I laid out the options to the ed. team.  You could use something like Hindawi or Scholastica to host the journal, but you’d need a revenue stream.  And it was that, the way to get funds to support the publication, which is currently free as its just a bunch of files on a departmental web server at the moment and a google site, that caused a level of complexity they didn’t want to deal with.  And quite right too: adding a treasurer, accounts, tax, and all that stuff detracts from the aims of this exercise.  Editors change from year to year, and keeping commercial relationships with service providers is a big part of what journals do now.

So it was fascinating when they forwarded me an email from Exelely.  It was a cold-call to the editors asking if they would be interested in letting them host the journal, for a fee, which would be paid for with Article Processing Charges (APCs).  Its a pretty standard business model: the heart of so called Gold Open Access.  Exeley have an interesting offering, providing a lot of the commercial services you’d expect.

The question that bugged me though, as up front and open as Exeley appeared, is what seperates them from a ‘predatory’ publisher?  I’d rather call the phenomenon  ‘questionable’ publishing, as its never really clear cut who qualifies as predatory. What level of service from a publisher qualifies them to make profit from scholarly communications?  There are obvious lines you can cross: for example, hijacking, where a journal that emulates another so closely you can’t tell the ‘real’ one from the predator.  How about double dipping, where a journal collects APCs and charges journal subscriptions at the same time?  The IEEE make it really clear that they reduce subs for organisations that contribute APCs.  Elsevier, not so much.  Then there is Exeley.

I have an opinion that any profit made from the work that government pays for (and occasionally industry) is wastage in the system.  An inefficiency when improved with allow more money for the actual research, the stuff that makes our world progress.  Money taken away from creating new knowledge.  I realise that this could be carried reductio ad absurdum, especially when you start thinking about equipment, but consider that in NZ, at least, universities don’t pay goods and services taxes.  Why would the government collect its own money back?  Now that the nominal cost of reproducing data is approaching zero, and storing it is becoming cheaper [1] making a profit from this seems questionable.

After a few night sleeping on it I realise what my problem is with Exeley.  Its for-profit.  That, in my mind, makes it questionable.  Not predatory, as they don’t seem to be profiteering, but I’ve recommended to Katie and Brandon that they don’t follow up on their offer. Its entirely up to them of course.  if Exeley was a non-profit and belonged to the Open Access Scholarly Publisher’s Association,  and its code of conduct, then I’d be far more likely to tell them to take a closer look.  As it is, we have a good solution for the NZ Natural Sciences journal that will meet most of their needs, and we can provide it for free.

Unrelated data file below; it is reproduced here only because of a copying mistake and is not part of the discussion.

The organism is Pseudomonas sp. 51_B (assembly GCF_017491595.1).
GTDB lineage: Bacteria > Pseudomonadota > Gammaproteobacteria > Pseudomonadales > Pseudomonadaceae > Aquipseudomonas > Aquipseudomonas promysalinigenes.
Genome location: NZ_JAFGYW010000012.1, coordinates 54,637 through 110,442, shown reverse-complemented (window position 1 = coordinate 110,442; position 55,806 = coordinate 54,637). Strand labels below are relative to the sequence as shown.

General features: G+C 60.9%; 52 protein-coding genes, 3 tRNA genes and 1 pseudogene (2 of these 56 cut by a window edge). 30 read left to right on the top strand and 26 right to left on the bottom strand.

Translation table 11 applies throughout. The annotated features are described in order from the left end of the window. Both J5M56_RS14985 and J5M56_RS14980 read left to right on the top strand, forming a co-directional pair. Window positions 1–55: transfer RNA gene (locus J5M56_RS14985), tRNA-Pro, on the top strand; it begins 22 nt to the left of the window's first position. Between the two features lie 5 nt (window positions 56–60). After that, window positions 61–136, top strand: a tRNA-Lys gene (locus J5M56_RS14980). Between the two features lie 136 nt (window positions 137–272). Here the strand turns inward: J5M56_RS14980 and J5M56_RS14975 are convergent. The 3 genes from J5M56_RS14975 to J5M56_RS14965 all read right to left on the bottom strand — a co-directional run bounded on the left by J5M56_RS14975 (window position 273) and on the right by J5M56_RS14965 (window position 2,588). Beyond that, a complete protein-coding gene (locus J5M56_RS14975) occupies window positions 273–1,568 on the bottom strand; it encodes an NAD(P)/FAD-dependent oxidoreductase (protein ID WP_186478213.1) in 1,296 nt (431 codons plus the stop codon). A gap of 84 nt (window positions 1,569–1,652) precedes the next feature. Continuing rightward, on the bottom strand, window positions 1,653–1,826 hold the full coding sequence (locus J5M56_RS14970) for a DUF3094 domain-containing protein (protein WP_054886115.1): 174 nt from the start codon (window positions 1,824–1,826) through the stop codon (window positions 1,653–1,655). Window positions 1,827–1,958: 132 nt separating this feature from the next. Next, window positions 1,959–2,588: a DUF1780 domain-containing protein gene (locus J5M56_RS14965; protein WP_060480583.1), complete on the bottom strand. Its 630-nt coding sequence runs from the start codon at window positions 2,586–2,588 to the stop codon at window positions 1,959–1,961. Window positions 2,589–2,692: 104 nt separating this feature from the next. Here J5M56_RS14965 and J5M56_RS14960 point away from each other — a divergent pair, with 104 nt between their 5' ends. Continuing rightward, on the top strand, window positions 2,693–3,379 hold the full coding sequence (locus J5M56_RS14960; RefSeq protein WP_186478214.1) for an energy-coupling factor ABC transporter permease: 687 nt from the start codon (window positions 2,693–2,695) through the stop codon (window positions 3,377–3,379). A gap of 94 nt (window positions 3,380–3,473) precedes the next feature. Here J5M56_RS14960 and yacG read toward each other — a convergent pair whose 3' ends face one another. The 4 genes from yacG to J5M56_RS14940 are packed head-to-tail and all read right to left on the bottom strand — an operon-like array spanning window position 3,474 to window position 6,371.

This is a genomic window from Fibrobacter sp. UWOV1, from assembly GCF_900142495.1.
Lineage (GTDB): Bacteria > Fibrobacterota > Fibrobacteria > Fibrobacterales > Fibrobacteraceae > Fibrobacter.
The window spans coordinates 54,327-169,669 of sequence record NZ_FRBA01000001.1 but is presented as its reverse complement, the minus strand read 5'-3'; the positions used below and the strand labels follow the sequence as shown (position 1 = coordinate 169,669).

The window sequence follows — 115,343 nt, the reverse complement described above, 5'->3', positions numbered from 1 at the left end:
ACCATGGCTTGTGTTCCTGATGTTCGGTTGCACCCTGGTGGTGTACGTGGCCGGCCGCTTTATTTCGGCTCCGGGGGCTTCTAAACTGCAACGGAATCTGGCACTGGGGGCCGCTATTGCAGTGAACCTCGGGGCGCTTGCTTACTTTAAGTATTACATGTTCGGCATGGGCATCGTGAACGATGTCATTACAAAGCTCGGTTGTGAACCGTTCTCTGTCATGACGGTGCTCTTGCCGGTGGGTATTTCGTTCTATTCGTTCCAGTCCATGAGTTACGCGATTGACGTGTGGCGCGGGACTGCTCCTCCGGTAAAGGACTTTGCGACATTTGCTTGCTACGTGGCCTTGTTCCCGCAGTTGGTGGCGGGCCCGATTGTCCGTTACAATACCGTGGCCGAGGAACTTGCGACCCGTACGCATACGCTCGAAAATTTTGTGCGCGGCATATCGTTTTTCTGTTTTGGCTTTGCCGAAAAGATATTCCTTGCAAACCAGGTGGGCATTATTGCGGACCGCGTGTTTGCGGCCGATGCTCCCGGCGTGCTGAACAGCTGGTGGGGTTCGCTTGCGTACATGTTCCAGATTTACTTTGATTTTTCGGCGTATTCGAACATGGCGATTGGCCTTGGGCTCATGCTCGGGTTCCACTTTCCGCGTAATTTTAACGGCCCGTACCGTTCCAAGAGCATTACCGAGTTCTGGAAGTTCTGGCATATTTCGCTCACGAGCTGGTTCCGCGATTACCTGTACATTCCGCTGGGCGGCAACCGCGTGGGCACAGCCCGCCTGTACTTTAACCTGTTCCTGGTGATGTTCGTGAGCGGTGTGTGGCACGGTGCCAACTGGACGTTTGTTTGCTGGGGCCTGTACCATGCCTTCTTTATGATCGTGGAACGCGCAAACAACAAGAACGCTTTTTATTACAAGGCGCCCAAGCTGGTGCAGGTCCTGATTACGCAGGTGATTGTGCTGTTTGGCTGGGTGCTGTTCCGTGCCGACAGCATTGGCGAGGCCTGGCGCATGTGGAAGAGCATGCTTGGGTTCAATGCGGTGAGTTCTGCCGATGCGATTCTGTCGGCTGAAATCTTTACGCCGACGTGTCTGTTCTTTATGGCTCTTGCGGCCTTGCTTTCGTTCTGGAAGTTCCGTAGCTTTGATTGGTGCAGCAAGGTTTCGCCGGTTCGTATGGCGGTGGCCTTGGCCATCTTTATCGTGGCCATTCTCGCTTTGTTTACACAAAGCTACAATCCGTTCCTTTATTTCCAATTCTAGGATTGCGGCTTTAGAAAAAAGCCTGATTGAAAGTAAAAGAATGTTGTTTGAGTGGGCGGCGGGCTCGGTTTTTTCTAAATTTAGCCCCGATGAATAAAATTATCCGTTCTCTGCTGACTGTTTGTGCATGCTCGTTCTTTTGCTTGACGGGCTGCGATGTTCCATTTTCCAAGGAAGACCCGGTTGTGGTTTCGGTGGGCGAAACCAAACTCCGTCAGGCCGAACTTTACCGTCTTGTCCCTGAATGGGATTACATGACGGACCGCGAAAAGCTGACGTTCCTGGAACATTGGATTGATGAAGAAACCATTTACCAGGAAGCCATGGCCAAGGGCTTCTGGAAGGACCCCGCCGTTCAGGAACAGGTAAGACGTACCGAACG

[1] Dear archivists, yeah, I know.  Disk and maintenance ain’t free.  But I’m making a point!


Research parasite?

Iparasites have a slightly more relaxed attitude towards the research parasite discussion.  As we all know, a recent NEJM editorial called those who used other researcher’s data research parasites.  The blowback was instant.  Twitter went into its normal self-righteous explosive mode, and a few quick blogposts basically forced the authors into restating their positions.  Not change them, just restate them.

I have seen some really good and sophisticated discussions online, but a point that seems obvious to me hasn’t floated past my reading list.  If you don’t work with other people’s data, then you have no idea how useful it is.  Its like an English department that only writes novels, and never reads another authors.  Until now, the research framework has always been about experimentation and the creation of data.  I know this is a huge overstatement, but look at the heroes: John Snow, The Large Hadron Collider, Einstein.  They create theories, test them against new data, falsify, rinse and repeat.  However, we have moved past a point of data scarcity – data is now abundant.  This is a fundamental, honest to god Popperian paradigm change.   Its not surprising some people who have invested their entire careers playing (and playing well) in a game that has suddenly changed its rules are going be very reactive.

Maori Folk Tales of the Port Hills

This little book, published in 1923 by James Cowan, is a collection of material given to him by Hone Taare Tikao (sic) (Hōne Tāre Tikao).  It has a lot of stuff about Whakaroupo, Rapaki and the harbour basin from pre European contact.

I’d like to digitise it and make oit available as a wee personal project, and I’m going to blog about the process.  I can see there are a number of issues I’m going to need to work through.

The law.  This is has been published in 123, and the author died in 1943.  As far as I’m aware this puts the book in the public domain, but I’ll run that past a real legal person.

Permission.  I’ll need to get permission from the University of Canterbury Library to use their copy of the work, and to use their book scanning equipment.  I suspect if I have all the other things sorted.

I’ll also need to get permission from the local Iwi, Ngāi Tahu, to reproduce Tikao’s image (which is in the book) and reproduce the stories that are in it.  Though I reckon the words themselves are unemcumbered by law, but the stories belong to the land, and the people of it.  I’m going to talk to some people at the national Library about ways of approaching this, and I hope to talk to people at the Rapaki Marae.

The goal is to produce the text to put into various repositories, and make it as available as appropriate.

Even the tiny amount of work I’ve done so far shows me that the author and the narrator were fascinating men.  Hopefully this wee project will help people study them further.

Submission to UNZ on Copyright and Digital Convergence

Anton Angelo
Research Data Co-ordinator
University of Canterbury Library

14th October 2015